Crit* Hamish Ingham's Sauces

Hamish Ingham is a chef and restauranteur who co-owns Sydney-based Bar H, Little H and fine dining, wood-fired experience The Woods. He commissioned multidisciplinary design agency Frost to develop a packaging and visual identity solution for his new range of gourmet sauces, oils, dressings and relishes. Taking its cues from the interior of restaurant Bar H, its philosophy of preparing fresh, seasonal and local produce cooked with integrity and Hamish’s ‘edgy, hip and rock n' roll’ personality, the agency created a striking but simple typographical solution, letter-pressed across a substantial, tactile, cotton-made material surface that has been secured with a bright rubber band.

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Inspired by the woodblock letterpress type interior features, the combination of slab serifs and sans-serifs of the label - dividing relish and sauce - deliver a distinctive headline and poster-like quality with subtle agricultural, local industry undertones and a non-format H draws out the initial of the restaurant brand and Chef. Both choices appear individually expressive and authoritative but collectively cohesive with an honesty and integrity you would hope to associate with the press and a confident but simple cooking style. Their oversized delivery and significant weight, confidently executed across the full surface of the label, is bold and unapologetic, drawing on and placing great emphasis on the presentation of distinctive characterand flavour profiles.

The tall sans-serif works incredibly well across the height and slender nature of the sauce bottles - creating a nice vertical motion - while the squat and wide structural choice of the relish takes full advantage of the horizontal motion created by the slab-serifs. Both benefit from decent letter and line spacing, and the alignment of characters. The deterioration of the ink - whether a genuine print occurance or designed in detail - is perhaps a little expected but gives the type a slightly weathered and aged authenticity that leverages the care associated with letter-pressed print finishes.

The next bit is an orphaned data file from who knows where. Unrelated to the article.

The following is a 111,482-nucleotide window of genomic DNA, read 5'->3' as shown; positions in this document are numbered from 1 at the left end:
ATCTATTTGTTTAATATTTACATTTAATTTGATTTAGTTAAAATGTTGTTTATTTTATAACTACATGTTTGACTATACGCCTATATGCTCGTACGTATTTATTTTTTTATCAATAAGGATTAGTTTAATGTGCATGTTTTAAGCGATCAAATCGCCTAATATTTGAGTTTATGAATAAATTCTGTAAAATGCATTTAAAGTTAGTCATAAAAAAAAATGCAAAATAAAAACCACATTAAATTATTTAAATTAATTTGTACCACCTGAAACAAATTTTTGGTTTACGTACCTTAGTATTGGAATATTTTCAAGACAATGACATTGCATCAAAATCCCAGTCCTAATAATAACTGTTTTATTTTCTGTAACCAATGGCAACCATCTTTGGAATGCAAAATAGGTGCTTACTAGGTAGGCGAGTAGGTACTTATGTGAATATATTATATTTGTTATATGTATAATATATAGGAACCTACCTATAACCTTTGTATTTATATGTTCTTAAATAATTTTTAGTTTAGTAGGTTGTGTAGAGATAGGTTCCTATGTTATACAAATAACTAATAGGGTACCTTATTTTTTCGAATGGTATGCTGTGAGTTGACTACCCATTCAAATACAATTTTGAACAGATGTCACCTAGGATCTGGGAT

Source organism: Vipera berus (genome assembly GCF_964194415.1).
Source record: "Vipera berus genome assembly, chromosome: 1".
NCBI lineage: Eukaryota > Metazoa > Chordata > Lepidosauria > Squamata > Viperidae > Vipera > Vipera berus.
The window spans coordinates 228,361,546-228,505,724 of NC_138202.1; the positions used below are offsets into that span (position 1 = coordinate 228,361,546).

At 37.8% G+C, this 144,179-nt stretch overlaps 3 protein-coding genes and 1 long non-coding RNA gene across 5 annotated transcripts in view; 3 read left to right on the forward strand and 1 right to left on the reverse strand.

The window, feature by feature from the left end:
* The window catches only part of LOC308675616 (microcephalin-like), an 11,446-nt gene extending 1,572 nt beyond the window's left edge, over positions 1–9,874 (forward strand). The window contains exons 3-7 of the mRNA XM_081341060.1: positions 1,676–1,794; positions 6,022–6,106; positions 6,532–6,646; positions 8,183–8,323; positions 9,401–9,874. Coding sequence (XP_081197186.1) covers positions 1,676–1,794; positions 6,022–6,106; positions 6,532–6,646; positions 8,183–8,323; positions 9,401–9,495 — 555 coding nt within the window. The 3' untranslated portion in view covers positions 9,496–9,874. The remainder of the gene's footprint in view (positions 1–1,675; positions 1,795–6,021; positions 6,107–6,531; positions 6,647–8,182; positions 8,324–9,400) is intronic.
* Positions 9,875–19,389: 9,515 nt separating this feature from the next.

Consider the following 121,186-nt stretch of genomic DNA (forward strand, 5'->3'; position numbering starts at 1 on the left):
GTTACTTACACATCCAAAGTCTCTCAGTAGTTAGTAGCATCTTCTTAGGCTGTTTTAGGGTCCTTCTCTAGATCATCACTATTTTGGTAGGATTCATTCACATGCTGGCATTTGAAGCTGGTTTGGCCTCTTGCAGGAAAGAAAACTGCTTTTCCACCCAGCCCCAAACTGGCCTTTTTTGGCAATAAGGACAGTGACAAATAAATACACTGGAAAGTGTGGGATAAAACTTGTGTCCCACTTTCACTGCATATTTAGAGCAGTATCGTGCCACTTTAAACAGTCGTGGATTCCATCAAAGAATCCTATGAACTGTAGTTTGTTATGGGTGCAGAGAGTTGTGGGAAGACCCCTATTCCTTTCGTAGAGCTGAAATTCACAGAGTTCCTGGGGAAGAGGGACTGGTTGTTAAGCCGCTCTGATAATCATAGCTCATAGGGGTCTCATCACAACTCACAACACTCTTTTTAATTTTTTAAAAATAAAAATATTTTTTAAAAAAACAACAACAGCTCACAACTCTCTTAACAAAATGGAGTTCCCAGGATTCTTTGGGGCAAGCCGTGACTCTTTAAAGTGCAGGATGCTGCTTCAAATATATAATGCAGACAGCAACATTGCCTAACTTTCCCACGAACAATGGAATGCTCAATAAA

A heavy, tactile and uncoated substrate - described as having the look of handmade art paper with a soft touch - along with the letter-pressed surface treatment and rubber band, a neat economical replacement for an adhesive - create a sense of traditional craft and shares the robust visual aesthetic of the type and builds on the themes of hearty food and batch-produced quality. It has a home-brew sensibility but delivered with a professionalism and consistent, contemporary care.

A monochromatic colour palette - black print enhanced by the ‘fluorescent’ white specifications of the substrate - achieves a honest black and white simplicity much like the typographical direction and works incredibly well to draw out the richer colour and finer texture of the sauces and relishes. The bright neon of the rubber band adds a creative and more contemporary edge alongside the more traditional qualities of the print treatment and material choice.


It is a solution that presents bold flavours, perhaps traditional recipe inspiration, craft-cooking, regional ingredients and a sense of local industry with a visual simplicity and material/print competence that really emphasises - through contrast - the texture and rich colour of the products and the quality and honesty of the brand.


Richard Baird

Richard is a British freelance design consultant and writer who specialises in logos, branding and packaging. He has written for Brand New and Design Week, featured in Computer Arts magazine, Logology, Los Logos, Logolounge, The Big Book of Packaging and runs the blogs BP&O and Design Survival.


Blog: BP&O